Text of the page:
Students find new uses for old Ohio voting machines that shouldn't have been sold to Dispatch

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Government offices have different ways of dealing with stuff they formally declare is no longer needed. Electronics often are shipped to a recycler, but furniture, vehicles, clothing and other items sometimes are offered for sale to the general public.

Licking County offers old equipment, confiscated property and other items on GovDeals.com, an online auction site used by government offices across the country.

For a couple of months earlier this year, the county’s board of elections posted a handful of different auctions for “Diebold AccuVote-TSx” voting machines, purchased for $2,700 each in 2005 and ’06. The lots sold for between $7 and $19.

“Be Creative… what could I do with a Used Voting Machine?,” the auction listing read.

The Dispatch took the suggestion literally and bought one lot of five machines at a cost of $3.40 each, receiving touchscreen units and stands, along with headphones, keypads, memory cards, keys and voter access cards.

The actual elections software was removed before the sale, but the units were otherwise functional.

The newspaper took possession in late April, then contacted several area schools to recruit students to try to reprogram them for some other use. Two of the units were adopted by the Columbus Academy in Gahanna and Dublin City Schools Emerald Campus, where engineering students had several weeks to work on them before school recessed for the summer.

The short answer to the reprogramming question: Yes. They can be reused for other purposes.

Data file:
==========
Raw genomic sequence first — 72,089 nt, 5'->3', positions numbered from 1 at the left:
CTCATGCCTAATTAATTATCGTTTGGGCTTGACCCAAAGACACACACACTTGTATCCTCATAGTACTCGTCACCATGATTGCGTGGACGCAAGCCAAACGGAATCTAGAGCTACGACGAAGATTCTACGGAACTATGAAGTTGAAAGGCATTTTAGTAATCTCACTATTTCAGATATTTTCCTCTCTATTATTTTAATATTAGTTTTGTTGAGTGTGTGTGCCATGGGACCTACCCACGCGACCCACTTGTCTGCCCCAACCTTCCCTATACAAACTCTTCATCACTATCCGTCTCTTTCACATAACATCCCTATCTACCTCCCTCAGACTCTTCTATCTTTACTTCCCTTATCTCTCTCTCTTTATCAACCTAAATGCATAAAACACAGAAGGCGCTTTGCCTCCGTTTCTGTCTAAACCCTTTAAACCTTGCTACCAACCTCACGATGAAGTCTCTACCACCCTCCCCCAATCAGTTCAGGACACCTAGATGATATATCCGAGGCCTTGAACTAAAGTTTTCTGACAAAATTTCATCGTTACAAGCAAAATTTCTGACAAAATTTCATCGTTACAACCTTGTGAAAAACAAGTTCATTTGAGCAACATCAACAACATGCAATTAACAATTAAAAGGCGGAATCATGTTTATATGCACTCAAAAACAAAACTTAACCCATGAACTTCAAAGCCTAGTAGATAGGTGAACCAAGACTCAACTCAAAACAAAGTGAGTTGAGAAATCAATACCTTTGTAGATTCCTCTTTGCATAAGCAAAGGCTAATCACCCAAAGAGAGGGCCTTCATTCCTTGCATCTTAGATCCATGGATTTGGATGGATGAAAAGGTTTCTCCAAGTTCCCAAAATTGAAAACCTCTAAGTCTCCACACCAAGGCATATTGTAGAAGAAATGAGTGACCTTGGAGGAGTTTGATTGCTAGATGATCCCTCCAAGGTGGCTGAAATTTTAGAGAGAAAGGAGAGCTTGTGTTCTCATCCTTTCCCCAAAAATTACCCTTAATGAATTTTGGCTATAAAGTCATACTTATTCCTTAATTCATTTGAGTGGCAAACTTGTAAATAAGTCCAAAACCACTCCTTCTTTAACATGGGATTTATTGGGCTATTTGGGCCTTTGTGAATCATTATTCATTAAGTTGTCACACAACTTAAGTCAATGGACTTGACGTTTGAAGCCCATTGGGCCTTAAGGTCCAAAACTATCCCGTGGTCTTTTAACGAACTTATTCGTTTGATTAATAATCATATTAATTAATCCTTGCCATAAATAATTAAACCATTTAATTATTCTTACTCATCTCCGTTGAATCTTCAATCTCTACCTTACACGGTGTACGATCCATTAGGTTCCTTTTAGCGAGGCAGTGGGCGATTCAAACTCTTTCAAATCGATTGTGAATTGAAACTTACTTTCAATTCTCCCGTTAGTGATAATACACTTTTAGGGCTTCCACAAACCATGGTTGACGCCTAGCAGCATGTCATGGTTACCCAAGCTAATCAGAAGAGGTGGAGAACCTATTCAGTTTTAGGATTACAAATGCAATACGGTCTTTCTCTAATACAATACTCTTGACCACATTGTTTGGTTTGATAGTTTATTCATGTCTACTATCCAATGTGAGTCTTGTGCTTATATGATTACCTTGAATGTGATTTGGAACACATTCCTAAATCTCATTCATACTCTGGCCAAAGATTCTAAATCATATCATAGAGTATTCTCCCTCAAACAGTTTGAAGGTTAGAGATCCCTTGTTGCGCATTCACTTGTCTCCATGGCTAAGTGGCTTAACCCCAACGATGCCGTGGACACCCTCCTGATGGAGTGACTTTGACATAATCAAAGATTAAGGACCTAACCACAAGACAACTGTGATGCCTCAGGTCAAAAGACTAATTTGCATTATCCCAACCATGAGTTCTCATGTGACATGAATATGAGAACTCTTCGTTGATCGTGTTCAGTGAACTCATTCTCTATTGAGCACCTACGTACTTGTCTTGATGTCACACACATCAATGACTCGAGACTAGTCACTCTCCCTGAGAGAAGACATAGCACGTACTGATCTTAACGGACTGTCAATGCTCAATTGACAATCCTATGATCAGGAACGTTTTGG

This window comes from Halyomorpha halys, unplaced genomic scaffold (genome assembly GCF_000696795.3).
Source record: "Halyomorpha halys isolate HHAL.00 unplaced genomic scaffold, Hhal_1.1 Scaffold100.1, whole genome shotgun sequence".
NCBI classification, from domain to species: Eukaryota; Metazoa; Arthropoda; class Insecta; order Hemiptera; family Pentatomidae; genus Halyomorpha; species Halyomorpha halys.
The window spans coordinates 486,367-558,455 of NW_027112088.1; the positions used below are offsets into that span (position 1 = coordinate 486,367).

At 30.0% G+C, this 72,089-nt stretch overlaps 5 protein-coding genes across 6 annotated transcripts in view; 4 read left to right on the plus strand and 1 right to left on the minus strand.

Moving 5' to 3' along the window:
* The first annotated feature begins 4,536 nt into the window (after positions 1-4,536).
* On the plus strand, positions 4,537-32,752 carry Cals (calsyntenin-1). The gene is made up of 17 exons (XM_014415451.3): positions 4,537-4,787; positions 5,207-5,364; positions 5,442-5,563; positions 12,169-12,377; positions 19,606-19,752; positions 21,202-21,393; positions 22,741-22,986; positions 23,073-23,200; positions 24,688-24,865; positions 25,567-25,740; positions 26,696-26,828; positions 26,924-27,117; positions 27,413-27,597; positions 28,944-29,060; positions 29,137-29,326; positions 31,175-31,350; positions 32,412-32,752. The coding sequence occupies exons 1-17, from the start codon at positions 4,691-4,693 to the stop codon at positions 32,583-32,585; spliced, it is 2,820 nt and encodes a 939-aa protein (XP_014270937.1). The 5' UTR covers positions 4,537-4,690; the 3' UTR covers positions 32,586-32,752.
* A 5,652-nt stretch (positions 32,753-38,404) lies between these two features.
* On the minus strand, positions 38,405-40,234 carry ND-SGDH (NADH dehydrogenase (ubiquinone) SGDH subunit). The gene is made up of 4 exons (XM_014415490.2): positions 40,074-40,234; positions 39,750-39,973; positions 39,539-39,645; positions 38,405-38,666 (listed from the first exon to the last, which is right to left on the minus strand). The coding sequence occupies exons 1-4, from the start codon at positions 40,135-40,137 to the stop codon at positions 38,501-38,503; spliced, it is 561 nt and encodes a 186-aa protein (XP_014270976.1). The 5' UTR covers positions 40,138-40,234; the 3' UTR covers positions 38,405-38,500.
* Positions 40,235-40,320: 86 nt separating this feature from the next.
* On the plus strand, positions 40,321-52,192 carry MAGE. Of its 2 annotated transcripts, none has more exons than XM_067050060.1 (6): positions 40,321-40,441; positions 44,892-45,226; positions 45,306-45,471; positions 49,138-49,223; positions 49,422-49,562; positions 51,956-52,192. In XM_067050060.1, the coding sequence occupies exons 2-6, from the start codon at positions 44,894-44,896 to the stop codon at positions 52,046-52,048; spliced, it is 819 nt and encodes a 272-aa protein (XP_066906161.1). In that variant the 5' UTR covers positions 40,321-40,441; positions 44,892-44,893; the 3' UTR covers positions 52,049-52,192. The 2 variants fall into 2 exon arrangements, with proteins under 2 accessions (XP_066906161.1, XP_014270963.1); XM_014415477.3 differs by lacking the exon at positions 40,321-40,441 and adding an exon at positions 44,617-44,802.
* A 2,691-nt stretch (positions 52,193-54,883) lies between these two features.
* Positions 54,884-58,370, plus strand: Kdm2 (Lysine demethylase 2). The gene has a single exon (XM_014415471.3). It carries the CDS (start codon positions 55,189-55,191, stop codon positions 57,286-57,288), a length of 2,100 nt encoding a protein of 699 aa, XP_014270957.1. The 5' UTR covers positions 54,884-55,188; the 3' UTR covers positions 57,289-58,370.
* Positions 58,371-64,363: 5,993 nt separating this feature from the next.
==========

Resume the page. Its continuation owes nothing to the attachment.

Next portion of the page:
The long answer, however, is don’t count on any more trickling into private hands for any sort of reuse.

“Under no circumstances should a voting machine be sold to someone who’s not an authorized user,” said Secretary of State Frank LaRose, whose office issued an advisory to county elections officials reminding them of disposal requirements after questions from The Dispatch about the surplus touchscreens the newspaper bought.

Hackers

Ohio’s elections, using the electronic systems implemented since the days of punch cards and hanging chads are secure, LaRose said, with a system of checks and balances and close tabs kept on the equipment involved and the ballot counting process.

Ohio’s touchscreen voting units, for example, do not allow wireless access and are never connected to the Internet. The machines are kept under lock at boards of elections offices, with two keys — one held by a Republican, the other by a Democrat — required for entry. That’s not even mentioning the tracking and other security protocols in place when machines are moved and votes are tallied.

That said, it’s no secret that the electronic voting machines have security flaws. A quick Internet search reveals a trove of videos and articles on the potential damage that could be done by those wanting to alter election results.

Cole Duffy, 18, a graduating senior at the Columbus Academy who plans to pursue a degree in information technology security at the University of Cincinnati this fall, quickly found the users manual for the Diebold units and a government-produced study of their security issues.

“If I had the right tools, I could do whatever,” he said. “If you do enough research in advance, it’s not hard to be able to take these on.”

Juniors Nikolas Wagner, 16, Dustin Ryan, 17, and Cooper Schenk, 16, and graduating senior Andrew Holaday, 18, fiddled with one of the Diebold machines in their classroom at Dublin City Schools Emerald Campus.

Students at both schools quickly determined how to access administrator functions, something that normally couldn’t be done without the right access cards.

Greg King, engineering teacher at the Dublin campus, said he was most concerned about an internal activity log his students found, noting the times that machines were used. With that sort of information and some help on the inside, someone bent on wrongdoing could determine the best time to hack a machine without anyone noticing.